Many women first notice varicose veins while pregnant and may experience symptoms like muscle cramps at night, heaviness in the legs, aching, swelling, pain, or even itching and dermatitis in the legs.
Under normal circumstances veins send blood in one direction – back to the heart and lungs to be oxygenated again. When the one-way valves inside the vein walls fail, blood leaks backwards. This is known as venous insufficiency. This pooling of the blood, in one section of the vein, causes the bulging veins you may see on the skin surface.
During pregnancy, extra pressure is placed on your pelvic veins by the baby, placenta, and uterus. This can aggravate existing, or produce new varicose veins. Pelvic veins lie within the walls of the uterus, the walls of the vagina and rectum and in the perineum (between the vagina and rectum). Pelvic veins will then put pressure on veins in the thighs and lower legs, and lead to severe symptoms/problems during pregnancy.
After pregnancy the pressure will be somewhat relieved, and symptoms may be decreased slightly, but varicose veins do not heal on their own. They will require medical intervention to restore circulation to normal.
Get Treated After Pregnancy
Phlebologists (doctor’s specialising in diagnosis and treatment of venous diseases, including varicose veins) recommend waiting to treat varicose veins between pregnancies to avoid complications during pregnancy such as; deep or superficial vein clots that can migrate to the lungs, and symptoms such as swelling, aching and pain, and leg rashes. Treatment during pregnancy is often not as effective as after the baby is delivered and pressure on the vein is relieved. However, veins that appear during pregnancy should be treated before the next pregnancy to avoid deterioration with subsequent pregnancies.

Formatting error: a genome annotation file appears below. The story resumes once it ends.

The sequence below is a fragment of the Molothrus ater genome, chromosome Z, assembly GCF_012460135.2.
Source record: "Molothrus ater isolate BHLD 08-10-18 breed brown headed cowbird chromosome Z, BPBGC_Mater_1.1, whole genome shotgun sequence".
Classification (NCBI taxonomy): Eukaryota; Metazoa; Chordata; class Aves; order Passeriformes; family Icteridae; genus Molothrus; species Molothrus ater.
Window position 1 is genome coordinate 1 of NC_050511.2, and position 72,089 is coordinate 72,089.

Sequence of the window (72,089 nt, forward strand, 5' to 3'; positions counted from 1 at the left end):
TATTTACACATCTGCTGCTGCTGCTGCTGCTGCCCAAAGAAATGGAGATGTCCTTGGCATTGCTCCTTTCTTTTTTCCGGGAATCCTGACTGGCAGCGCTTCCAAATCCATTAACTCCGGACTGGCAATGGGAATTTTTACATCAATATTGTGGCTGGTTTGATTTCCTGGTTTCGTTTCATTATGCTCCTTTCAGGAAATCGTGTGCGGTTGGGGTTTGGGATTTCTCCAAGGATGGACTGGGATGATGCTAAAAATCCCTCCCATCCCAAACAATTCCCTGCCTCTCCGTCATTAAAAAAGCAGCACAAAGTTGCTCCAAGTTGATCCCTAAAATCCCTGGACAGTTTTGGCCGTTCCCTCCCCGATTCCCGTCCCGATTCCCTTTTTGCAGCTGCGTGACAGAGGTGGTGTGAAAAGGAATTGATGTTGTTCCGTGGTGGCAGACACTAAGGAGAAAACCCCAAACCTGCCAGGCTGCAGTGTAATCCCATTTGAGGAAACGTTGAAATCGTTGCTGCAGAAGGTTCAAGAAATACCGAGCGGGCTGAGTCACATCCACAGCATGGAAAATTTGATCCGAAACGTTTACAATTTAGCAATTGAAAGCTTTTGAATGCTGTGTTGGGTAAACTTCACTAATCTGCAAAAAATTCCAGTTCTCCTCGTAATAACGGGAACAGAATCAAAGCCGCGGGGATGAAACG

Relieve The Symptoms During Pregnancy
In the meantime, there are several things you can do to ease the symptoms of varicose veins: (remember to discuss these options with your treating phlebologist first)
- Wear compression stockings: wear class 2 compression stockings during the day. This will help compress your veins and help promote normal blood flow.
- Keep moving: avoid sitting or standing for long periods of time; move around at least once every hour or so.
- Put your feet up: if you sit at a desk all day at work, try elevating your legs by using a footstool.
All About Treatments
Modern medical treatments for varicose veins are effective and minimally-invasive. After pregnancy, your phlebologist will opt for the most appropriate treatment to suit your circumstances.
Medical adhesives are medical grade ‘glues’ which are used to seal off varicose veins. Once the interior of a varicose vein is glued closed, the vein will harden, heal and be absorbed into the body. Blood flow is automatically rerouted to healthy veins in the legs.
Ultrasound Guided Sclerotherapy (UGS) involves injecting a sclerosant solution into the abnormal veins under the guidance of ultrasound. The vein wall then collapses and veins dissolve and disappear as the body gradually absorbs them.
Endovenous Laser Ablation (EVLA) is done under ultrasound guidance, and places a laser fibre into the abnormal vein through a tiny incision. The laser is activated as the fibre is slowly removed. This produces a reaction in the vein wall along the treated section, resulting in collapse and sclerosis of the vein wall with minimal discomfort to the patient.
Find out more about treatments for varicose veins.
- Pregnancy can exacerbate existing- or produce new varicose veins because of the extra pressure placed on pelvic veins by your growing baby, placenta, and uterus.
- Phlebologists recommend having varicose veins treated between pregnancies to achieve the safest and most effective outcome.
- Common treatments for varicose veins include: medical adhesive closure, ultrasound guided therapy and endovenous laser ablation.